Hamas Tries to Press Israel on Prisoner Swap With First Video of Ventilated Captive

A decision by the Palestinian group to release the footage of Hisham al-Sayed, who entered the Gaza Strip in 2015, could mean Hamas is in distress and sees Israel's looming election as an opportunity

Amos Harel
Amos Harel
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A screenshot from the video Hamas released of Hisham al-Sayed, an Israeli man being held captive in the Gaza Strip.
A screenshot from the video Hamas released of Hisham al-Sayed, an Israeli man being held captive in the Gaza Strip.
Amos Harel
Amos Harel

The brief video showing Hisham al-Sayed, an Israeli citizen, lying in bed with an oxygen mask over his face is the first public, significant sign of life Hamas has provided in the almost seven years since the organization captured him in the Gaza Strip.

Israel heads to fifth election, and its democracy is on the line

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This unusual disclosure could indicate one of two things – either that al-Sayed’s health has indeed worsened, as Hamas claims, or that the organization itself is in distress, and has therefore decided to apply more pressure in an effort to spur Israel to resume negotiations on a prisoner swap. Since 2015, a deal in which Hamas would release the living and dead Israelis it holds in exchange for Israel freeing Palestinian prisoners has been on the table.

A spokesman for Hamas’ military wing said Monday that al-Sayed, who was mentally ill when he repeatedly crossed the border into Gaza until Hamas finally decided to kidnap him, is also in very bad shape physically. Tuesday afternoon, the video was released.

It showed al-Sayed attached to an oxygen tank and wearing an oxygen mask. It also showed his Israeli identity card, and the camera lingered on a television screen that was showing an Al Jazeera report from an economic conference in Qatar a few days earlier, demonstrating that the video was taken recently.

The International Committee of the Red Cross stated in response to the video that "Prisoners of conflict should receive humane treatment, according to the international humanitarian law. Those who suffer from severe illness must be freed on a humanitarian basis."

When it comes to prisoner exchanges, the organizations that hold Israeli captives frequently hide their condition and refrain even from saying whether they’re alive or dead. This enables them to negotiate a preliminary deal in which they demand a high price merely for providing a sign of life.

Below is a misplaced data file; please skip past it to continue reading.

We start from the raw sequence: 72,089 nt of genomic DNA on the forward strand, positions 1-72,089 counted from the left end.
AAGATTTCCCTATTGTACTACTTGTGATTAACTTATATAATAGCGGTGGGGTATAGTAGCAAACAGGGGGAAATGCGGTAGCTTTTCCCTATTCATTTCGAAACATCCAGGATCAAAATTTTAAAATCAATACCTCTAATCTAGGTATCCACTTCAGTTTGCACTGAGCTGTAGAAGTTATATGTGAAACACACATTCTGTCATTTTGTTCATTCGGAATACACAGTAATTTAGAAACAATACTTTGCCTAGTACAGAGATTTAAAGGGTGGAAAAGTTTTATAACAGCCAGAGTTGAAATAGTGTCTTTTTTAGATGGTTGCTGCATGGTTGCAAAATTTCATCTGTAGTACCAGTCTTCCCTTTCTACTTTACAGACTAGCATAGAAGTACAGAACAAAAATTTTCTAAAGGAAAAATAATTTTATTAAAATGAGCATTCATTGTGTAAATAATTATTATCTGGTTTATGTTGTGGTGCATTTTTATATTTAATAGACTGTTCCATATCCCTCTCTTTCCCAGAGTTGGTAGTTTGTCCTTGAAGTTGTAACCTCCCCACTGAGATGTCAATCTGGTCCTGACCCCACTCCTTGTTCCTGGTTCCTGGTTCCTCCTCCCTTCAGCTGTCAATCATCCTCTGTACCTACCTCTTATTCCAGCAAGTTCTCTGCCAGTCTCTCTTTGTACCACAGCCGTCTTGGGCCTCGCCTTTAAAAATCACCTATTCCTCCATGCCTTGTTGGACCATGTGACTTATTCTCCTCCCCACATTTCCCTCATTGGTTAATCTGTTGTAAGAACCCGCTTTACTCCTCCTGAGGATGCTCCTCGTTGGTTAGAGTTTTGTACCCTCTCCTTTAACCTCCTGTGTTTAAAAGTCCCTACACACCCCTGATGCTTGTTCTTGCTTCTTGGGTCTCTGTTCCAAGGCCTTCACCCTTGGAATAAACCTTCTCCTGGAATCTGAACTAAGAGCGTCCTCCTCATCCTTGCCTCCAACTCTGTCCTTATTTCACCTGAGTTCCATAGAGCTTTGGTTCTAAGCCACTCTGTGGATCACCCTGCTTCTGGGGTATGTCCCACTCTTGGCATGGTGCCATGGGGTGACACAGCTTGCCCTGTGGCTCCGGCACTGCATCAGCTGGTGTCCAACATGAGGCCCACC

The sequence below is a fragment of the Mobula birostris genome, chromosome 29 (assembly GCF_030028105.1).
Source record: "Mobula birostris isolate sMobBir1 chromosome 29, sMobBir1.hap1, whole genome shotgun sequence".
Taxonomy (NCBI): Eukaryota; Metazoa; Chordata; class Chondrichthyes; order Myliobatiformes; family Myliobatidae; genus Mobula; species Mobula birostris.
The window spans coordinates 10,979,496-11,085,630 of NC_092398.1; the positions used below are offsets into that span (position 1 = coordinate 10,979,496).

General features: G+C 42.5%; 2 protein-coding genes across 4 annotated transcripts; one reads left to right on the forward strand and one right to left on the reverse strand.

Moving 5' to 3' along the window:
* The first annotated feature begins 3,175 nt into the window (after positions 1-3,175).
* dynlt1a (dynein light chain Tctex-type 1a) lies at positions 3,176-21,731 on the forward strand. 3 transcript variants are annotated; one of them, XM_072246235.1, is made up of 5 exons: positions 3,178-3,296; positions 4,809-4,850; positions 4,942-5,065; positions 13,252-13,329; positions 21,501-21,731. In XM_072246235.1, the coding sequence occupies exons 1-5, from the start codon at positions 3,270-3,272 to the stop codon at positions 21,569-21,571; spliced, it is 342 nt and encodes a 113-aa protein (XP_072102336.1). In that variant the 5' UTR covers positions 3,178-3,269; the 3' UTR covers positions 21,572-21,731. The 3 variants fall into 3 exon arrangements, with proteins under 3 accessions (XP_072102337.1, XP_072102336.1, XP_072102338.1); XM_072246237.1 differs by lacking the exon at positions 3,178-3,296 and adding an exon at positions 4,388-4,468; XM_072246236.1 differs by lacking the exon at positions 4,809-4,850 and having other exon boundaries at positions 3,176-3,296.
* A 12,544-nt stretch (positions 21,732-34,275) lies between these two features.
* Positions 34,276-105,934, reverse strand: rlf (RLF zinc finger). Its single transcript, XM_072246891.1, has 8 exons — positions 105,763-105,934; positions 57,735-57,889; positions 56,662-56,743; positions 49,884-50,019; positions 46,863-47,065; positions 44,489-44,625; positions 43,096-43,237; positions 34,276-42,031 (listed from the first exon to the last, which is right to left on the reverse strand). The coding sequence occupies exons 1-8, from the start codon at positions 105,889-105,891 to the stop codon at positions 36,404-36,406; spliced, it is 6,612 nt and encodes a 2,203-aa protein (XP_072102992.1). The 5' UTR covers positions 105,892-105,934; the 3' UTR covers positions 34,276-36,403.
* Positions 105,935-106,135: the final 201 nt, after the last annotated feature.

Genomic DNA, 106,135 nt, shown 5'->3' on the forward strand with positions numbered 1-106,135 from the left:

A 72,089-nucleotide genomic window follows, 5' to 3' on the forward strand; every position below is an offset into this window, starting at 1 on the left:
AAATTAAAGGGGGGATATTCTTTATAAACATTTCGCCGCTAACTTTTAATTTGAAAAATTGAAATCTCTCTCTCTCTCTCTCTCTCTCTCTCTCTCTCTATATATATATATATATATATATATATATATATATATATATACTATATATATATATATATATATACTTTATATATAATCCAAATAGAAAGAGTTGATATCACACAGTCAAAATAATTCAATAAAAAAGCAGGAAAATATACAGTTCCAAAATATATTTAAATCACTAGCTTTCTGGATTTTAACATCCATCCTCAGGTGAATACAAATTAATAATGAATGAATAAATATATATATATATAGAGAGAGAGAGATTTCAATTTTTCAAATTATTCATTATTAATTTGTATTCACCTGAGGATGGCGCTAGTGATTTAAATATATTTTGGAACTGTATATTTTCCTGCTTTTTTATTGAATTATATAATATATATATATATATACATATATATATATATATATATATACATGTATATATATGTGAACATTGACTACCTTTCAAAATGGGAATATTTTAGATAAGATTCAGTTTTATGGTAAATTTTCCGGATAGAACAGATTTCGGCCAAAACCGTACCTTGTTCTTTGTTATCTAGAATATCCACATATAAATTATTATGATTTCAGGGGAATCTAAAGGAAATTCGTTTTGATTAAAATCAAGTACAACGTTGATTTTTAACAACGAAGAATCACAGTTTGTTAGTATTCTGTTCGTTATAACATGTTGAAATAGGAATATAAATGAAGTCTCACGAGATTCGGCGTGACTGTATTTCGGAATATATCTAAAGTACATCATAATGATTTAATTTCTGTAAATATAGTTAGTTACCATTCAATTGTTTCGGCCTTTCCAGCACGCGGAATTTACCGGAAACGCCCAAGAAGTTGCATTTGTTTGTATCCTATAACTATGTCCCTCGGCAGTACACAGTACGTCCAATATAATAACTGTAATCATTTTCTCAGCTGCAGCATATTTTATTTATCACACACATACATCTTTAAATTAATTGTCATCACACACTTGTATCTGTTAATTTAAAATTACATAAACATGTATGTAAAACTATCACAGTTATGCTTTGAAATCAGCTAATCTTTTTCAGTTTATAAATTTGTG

Hezbollah always does this. Hamas, after kidnapping Gilad Shalit in 2006, quickly announced that the soldier was still alive, but it apparently concluded in retrospect that this was a mistake.

The Palestinian organization has held the bodies of two Israeli soldiers, Capt. Hadar Goldin and Sgt. Oron Shaul, since the Hamas-Israel war of summer 2014. It has striven to create uncertainty about their condition, and sometimes its spokesmen blatantly lie by pretending that the two are still alive, even though Israel knows for sure that they are dead.

With the same negotiating tactic, Hamas has also striven to create uncertainty about the conditions of al-Sayed and the second Israeli, Avera Mengistu, though in their cases, Israel knows they are alive. A year ago, Hamas released an audio recording of Mengistu. His mother said the voice wasn’t that of her son, but it later turned out that the tape was apparently authentic.

Negotiations over the fate of the captives and MIAs have been stuck for a long time. Israel hasn’t ruled out the possibility that the current video is a psychological warfare tactic through which Hamas is trying to restart the talks. The organization’s leadership in Gaza may think the decision to dissolve the Knesset and hold new elections puts the outgoing government in a weak position that Hamas could exploit to make gains in the negotiations.

On the other hand, the Israeli public isn’t especially preoccupied with the captives’ fate, perhaps in part because they are civilians from weaker socioeconomic groups. Consequently, there’s currently no real pressure on the government to close a deal quickly.

In fall 2018, as Haaretz reported in February, three senior defense officials – Gadi Eisenkot, who was then nearing the end of his term as IDF chief of staff, and the directors of the Mossad and the Shin Bet – sought to suggest a reasonable ceiling for what Israel should give Hamas as part of any prisoner swap.

Although there’s a gap between that ceiling and Hamas’ demands, their proposal seems to have left then-Prime Minister Benjamin Netanyahu with considerable room to maneuver. But neither Netanyahu nor his successor, Naftali Bennett, made use of their recommendation to jump-start the negotiations.

Under the Bennett-Lapid government, Israel granted considerable relief to Gaza’s economy and infrastructure. Nevertheless, there was a kind of ceiling on these steps due to the absence of a solution to the problem of the captives and MIAs.

A year ago, a different idea was proposed – separating the negotiations over the return of the soldiers’ bodies, for which Hamas will seek a high price, from the talks over the two mentally ill civilians, since Israel can demand their return on patently humanitarian grounds, ostensibly with no relation to any deal for a prisoner swap. But in practice, as far as is known, there was no real progress on that track, either.

Perhaps by releasing the video, Hamas will force the government to address this issue, even though on the eve of an election, coalition parties won’t be eager to consider significant concessions to a terrorist organization.

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